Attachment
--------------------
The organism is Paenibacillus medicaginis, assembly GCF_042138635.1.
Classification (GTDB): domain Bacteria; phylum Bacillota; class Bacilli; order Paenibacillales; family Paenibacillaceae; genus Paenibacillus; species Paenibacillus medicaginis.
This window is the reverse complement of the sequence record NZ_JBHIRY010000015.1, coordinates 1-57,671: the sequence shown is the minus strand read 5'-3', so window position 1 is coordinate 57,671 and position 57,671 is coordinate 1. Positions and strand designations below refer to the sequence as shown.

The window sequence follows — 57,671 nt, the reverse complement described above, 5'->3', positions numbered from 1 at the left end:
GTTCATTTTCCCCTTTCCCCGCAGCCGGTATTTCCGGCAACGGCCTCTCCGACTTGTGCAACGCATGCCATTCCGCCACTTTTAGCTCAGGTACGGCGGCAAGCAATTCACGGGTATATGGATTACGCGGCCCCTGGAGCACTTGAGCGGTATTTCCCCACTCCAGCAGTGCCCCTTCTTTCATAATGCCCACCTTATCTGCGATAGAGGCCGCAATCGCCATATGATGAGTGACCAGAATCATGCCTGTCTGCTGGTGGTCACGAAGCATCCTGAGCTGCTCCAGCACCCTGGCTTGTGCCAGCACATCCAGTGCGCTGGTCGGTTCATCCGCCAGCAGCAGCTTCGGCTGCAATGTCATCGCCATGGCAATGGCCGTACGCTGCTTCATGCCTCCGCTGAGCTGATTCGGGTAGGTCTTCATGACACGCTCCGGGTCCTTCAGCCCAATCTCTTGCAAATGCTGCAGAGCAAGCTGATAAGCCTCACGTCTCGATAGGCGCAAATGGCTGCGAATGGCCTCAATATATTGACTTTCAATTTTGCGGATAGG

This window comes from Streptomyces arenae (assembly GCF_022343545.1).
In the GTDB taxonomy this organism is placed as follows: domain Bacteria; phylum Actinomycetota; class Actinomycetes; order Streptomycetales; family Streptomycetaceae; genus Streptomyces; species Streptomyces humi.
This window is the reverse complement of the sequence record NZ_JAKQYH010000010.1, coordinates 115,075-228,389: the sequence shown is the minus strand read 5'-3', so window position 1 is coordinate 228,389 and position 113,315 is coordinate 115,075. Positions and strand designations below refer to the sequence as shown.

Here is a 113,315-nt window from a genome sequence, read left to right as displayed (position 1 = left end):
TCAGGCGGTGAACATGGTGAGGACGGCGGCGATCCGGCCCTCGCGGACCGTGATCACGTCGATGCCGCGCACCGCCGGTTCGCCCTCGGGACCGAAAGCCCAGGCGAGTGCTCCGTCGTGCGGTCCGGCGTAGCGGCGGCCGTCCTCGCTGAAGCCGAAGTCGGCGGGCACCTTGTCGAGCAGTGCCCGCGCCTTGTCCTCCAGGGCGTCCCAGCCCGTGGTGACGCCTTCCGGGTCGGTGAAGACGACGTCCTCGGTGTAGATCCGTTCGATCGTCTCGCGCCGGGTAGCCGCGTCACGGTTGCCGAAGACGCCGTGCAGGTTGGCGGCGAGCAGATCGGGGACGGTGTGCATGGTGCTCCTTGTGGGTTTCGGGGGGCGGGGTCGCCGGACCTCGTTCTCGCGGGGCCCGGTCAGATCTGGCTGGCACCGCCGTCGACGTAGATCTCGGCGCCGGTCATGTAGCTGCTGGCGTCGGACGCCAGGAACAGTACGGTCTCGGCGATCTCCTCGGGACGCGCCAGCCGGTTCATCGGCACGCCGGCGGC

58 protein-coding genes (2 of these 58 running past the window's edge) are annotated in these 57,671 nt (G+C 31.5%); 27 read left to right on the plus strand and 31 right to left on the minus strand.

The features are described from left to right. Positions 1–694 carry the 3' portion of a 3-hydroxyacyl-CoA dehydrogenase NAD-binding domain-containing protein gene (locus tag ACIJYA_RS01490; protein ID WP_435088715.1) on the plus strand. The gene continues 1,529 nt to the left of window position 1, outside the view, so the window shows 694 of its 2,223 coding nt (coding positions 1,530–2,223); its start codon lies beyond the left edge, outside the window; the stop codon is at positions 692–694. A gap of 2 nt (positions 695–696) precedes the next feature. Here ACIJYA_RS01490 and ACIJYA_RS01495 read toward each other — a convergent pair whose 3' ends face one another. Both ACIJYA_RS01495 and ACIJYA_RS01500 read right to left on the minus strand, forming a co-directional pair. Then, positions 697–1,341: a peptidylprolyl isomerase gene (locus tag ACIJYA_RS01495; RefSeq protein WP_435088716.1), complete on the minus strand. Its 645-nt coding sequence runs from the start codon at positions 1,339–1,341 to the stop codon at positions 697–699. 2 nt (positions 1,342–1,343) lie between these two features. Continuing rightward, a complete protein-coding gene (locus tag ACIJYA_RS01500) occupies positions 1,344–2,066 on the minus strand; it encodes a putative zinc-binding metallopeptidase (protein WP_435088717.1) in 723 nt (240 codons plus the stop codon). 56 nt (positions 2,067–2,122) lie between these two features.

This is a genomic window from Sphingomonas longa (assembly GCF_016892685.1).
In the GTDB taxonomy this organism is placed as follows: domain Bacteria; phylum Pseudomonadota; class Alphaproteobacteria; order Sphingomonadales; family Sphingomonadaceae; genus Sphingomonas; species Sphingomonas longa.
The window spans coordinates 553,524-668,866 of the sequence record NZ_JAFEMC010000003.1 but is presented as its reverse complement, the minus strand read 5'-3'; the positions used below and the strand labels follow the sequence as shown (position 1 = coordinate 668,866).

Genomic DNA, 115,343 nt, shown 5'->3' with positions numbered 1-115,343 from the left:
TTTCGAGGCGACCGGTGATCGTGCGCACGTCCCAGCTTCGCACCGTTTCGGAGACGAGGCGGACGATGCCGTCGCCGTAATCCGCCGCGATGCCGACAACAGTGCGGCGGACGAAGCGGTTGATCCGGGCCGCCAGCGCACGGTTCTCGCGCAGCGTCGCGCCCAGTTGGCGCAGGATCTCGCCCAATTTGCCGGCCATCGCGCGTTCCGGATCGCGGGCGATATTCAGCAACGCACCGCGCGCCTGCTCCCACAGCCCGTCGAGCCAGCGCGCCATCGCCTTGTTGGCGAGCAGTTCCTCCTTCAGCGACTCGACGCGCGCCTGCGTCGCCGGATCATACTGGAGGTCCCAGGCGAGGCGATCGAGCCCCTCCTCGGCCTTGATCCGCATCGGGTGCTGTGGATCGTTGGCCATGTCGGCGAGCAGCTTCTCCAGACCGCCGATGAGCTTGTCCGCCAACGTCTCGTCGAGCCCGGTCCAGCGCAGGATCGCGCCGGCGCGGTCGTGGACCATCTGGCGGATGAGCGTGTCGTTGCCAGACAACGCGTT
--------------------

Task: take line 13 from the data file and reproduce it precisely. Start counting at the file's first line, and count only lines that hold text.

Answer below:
This is a genomic window from Sphingomonas longa (assembly GCF_016892685.1).